RIP British liberty: 1215–2005

Habeas corpus is now gone. In a supposed attempt to guard us from the terrorist threat, Blair has done al-Qaeda’s job for them. Terrorists couldn’t destroy our liberties, but the government could — and have done. The problem being that, 790 years after we first needed them, the barons caved in when Michael Howard and Charlie Kennedy accepted a deal. (And how sad is it that the unelected chamber is the one that had to do the defence of our liberties against arbitrary powers?)

What the Tories and Lib Dems fail to realise is that, even without this being awful legislation that should never have been introduced, that they conceded a review by Privy Councillors, they conceded the burden of proof and, worse, they conceded the sunset clause for a review by Parliament, where Labour’s majority will prolly still be able to ram it through. The difference, of course, being that, with a sunset clause, the onus would be on the government to prove that such powers were necessary and proportionate — which they’re quite obviously not.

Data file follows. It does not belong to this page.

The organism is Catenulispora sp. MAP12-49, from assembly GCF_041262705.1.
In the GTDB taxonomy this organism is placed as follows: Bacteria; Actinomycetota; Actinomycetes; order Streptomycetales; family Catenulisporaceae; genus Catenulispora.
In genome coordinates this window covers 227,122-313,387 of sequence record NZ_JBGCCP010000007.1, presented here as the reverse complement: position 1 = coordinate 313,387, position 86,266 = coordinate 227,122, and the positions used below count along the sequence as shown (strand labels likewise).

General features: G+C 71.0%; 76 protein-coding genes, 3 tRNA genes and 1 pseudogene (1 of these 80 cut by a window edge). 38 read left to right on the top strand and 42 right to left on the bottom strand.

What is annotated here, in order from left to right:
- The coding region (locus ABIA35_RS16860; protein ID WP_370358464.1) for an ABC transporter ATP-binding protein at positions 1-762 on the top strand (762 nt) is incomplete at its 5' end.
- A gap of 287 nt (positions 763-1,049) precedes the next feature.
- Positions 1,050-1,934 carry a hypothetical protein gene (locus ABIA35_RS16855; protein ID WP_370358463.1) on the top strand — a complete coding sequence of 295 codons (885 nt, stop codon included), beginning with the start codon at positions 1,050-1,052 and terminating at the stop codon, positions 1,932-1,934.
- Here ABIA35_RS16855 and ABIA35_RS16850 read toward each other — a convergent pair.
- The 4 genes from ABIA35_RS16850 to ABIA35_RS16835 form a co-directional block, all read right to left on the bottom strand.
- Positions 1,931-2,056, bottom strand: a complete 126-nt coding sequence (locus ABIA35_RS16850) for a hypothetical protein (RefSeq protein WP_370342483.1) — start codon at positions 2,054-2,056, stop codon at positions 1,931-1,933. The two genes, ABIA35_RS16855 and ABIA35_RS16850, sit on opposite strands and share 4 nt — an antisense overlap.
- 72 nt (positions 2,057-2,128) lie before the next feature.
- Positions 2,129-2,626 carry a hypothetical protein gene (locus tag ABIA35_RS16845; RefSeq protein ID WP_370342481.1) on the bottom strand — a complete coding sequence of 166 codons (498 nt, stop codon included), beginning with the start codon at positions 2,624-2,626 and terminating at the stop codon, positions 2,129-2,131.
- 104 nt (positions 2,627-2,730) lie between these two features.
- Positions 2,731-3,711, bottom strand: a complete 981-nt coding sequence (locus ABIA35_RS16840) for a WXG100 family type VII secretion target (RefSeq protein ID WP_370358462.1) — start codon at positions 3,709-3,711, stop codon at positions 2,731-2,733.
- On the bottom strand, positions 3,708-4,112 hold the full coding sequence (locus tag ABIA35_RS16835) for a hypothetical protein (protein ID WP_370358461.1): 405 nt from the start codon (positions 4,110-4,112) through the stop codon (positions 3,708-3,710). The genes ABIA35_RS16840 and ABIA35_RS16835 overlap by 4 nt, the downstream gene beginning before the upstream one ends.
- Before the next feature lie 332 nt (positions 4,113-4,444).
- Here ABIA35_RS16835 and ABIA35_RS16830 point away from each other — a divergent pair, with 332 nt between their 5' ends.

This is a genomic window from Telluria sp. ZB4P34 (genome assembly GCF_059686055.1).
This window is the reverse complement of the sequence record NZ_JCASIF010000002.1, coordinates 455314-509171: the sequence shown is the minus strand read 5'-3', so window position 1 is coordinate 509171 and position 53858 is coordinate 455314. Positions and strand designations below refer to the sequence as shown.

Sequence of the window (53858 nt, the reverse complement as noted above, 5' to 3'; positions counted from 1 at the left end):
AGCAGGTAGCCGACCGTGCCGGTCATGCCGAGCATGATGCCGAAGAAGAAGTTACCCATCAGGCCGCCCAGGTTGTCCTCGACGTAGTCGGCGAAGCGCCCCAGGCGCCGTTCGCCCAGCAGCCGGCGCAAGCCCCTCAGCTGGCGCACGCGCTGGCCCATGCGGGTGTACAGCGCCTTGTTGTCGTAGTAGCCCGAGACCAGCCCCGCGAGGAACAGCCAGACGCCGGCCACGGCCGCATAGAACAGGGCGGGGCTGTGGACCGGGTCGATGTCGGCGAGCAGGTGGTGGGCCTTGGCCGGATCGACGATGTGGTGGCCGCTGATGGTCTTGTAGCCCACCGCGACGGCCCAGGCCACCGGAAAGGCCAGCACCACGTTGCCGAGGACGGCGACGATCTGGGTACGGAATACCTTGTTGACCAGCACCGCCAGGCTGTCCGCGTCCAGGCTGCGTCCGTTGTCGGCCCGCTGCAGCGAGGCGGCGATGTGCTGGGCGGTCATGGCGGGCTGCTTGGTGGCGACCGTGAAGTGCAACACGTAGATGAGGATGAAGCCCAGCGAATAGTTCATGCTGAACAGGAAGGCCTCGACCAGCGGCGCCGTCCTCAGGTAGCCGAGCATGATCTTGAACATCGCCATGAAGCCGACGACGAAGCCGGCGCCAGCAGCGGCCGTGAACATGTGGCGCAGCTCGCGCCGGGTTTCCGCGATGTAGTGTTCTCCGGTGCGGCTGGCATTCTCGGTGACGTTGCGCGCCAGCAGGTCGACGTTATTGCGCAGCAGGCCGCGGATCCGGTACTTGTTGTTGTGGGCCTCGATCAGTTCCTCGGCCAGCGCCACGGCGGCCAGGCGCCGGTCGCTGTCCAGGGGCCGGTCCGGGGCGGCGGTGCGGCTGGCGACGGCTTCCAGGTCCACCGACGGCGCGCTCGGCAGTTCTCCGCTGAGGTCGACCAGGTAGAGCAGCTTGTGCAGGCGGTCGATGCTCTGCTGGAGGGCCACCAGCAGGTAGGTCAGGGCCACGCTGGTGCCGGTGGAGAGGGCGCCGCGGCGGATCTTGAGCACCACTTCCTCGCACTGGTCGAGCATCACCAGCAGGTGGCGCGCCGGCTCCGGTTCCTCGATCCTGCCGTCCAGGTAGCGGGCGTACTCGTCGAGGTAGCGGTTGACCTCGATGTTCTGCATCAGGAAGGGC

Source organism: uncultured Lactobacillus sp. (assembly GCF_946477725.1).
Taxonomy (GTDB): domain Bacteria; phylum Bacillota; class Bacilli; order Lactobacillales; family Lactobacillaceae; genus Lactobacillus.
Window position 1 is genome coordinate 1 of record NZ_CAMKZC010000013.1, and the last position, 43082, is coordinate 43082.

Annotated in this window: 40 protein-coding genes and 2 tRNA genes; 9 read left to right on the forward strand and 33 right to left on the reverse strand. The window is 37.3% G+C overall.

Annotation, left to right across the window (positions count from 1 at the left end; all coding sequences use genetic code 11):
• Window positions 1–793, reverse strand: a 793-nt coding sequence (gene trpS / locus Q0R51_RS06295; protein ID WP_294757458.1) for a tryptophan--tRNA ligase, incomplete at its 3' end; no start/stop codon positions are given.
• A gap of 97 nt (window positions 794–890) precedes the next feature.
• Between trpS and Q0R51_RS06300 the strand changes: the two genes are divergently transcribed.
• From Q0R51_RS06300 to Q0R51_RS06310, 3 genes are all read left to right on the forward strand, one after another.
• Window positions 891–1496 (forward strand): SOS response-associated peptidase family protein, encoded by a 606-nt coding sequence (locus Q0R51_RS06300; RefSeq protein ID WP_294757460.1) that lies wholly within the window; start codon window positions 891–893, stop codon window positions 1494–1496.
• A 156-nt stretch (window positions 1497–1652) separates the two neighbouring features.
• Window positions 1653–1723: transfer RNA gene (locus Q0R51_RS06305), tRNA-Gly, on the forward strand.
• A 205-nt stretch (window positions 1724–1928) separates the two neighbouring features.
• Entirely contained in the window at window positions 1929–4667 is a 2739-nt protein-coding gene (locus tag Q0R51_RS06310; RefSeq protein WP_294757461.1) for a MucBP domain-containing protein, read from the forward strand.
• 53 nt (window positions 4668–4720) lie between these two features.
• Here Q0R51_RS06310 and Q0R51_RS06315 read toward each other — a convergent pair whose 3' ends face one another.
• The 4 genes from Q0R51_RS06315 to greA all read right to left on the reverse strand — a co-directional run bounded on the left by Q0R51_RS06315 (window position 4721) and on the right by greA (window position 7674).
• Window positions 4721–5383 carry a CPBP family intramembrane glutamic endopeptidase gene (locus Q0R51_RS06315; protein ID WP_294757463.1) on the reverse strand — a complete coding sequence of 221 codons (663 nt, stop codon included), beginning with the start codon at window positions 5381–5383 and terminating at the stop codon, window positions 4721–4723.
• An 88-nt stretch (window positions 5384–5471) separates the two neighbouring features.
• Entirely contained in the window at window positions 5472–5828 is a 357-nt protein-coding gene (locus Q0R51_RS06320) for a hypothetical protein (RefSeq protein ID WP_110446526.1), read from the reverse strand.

And, of course, the only reason that everyone had to stay up all night — with Parliamentary Thursday being 30 hours long(!!) — is because the government decided to leave everything to the last minute, with no attempt to plan it beforehand and without gaining cross-party consensus on the proposed measures.

So the remaining question is, once I’m properly sane again, do I stay here and try to do something about it, or do I just fuck off out of this police state, where politicians have arbitrary powers and a Star Chamber, and move somewhere sensible?

VERY pissed off.

I wonder what liberty they’ll ditch when there is the inevitable terrorist atrocity in the UK, or when they next need to look tough for the electorate.



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